Feynman (First Second)

The biography of an eccentric, forward-thinking genius: physicist Richard Feynman.


272 pgs. Color; $29.99 hardcover
(W: Jim Ottaviani; A: Leland Myrick)
If Jim Ottaviani’s goal was a career as a sensationalist author, he picked the wrong subject matter. The full-time librarian writes comics about science history including T-Minus, his chronicle of the race to the Moon, and Fallout, his take on the making of the atomic bomb. His latest is Feynman, a biography of renowned physicist Richard Feynman.
The Feynman we meet is an eccentric, forward-thinking genius ravenous for all kinds of knowledge. Feynman enjoyed parents who were encouraging of his scientific pursuits and tolerant of the occasional downsides—like the boy’s basement experiments causing power outages—but surprisingly discouraging toward Feynman’s younger sister Joan, who Richard secretly nudged toward a successful scientific career. In his early twenties, Feynman delivered lectures to the likes of Wolfgang Pauli and Albert Einstein. He was soon recruited to the Manhattan Project and joined the race for the atomic bomb, occasionally occupying himself with distractions like developing a safecracking method to entertain his colleagues and scare the officers overseeing the project. His first wife Arline died during the Manhattan Project and Ottaviani and Myrick make it one of the most touching moments of the book. Feynman would later go on to win the Nobel Prize for Physics and sit on the panel investigating the Challenger shuttle disaster. There are a lot of wonderful anecdotes in there I didn’t summarize—like Feynman’s hazing at MIT, the bidding war over his services between Cornell and Caltech, or the humorously coded letters his wife sent him while he was helping invent the atomic bomb—but they’re interesting, revealing, and often are more engaging than the larger, more well-known stories.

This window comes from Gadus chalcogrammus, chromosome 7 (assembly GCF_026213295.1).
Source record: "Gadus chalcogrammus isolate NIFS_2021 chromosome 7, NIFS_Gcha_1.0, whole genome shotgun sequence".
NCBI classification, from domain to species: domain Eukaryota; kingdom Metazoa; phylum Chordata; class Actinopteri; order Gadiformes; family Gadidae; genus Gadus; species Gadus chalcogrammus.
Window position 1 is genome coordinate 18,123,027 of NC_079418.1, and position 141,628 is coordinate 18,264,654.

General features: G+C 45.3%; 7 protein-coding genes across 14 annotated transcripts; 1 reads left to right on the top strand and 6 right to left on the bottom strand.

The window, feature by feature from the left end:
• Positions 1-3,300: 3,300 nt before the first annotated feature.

Ottaviani’s Feynman comes off as a likeable genius who thrived on throwing himself against the boundaries of his own knowledge. He was not unaware of his extraordinary intellect, but was still humble, turning down high-paying jobs because he couldn’t imagine being worth the massive sums he was offered. Ottaviani picks great moments to share with us, and the overall impression you’re left with is of a man who savored every rich drop of his life and never accepted anything without vigorous questioning.
If there’s anything negative I have to say about Feynman, it’s that I question the wisdom of telling the story in the first person from Feynman’s perspective. On one hand, we feel like we’re getting to know Feynman personally rather than just getting a history lesson. On the other, a healthy chunk of Feynman’s stories work hard to prove how very clever their subject was. Getting those stories “from the horse’s mouth” makes it hard to avoid the sense that we’re being told a story by a guy who’s just a little too glib and self-indulgent, in spite of the fact that Feynman died decades before this biography was published.
Leland Myrick’s art turned me off at first, but it quickly won me over. It suits the biography well, with a sketchy, soft quality that seems more like a less-defined reflection of reality than cartoon.
Feynman is a good, thought-provoking and at times touching biography. I wouldn’t say it lacks appeal for those who aren’t science-minded, though if you’re the kind of guy who doesn’t need a graphic novel to explain physics to you, you’ll probably appreciate it more than a humble Internet reviewer who learned most of his science from Stan Lee. | Mick Martin
Click here for a preview of Feynman, courtesy of First Second.

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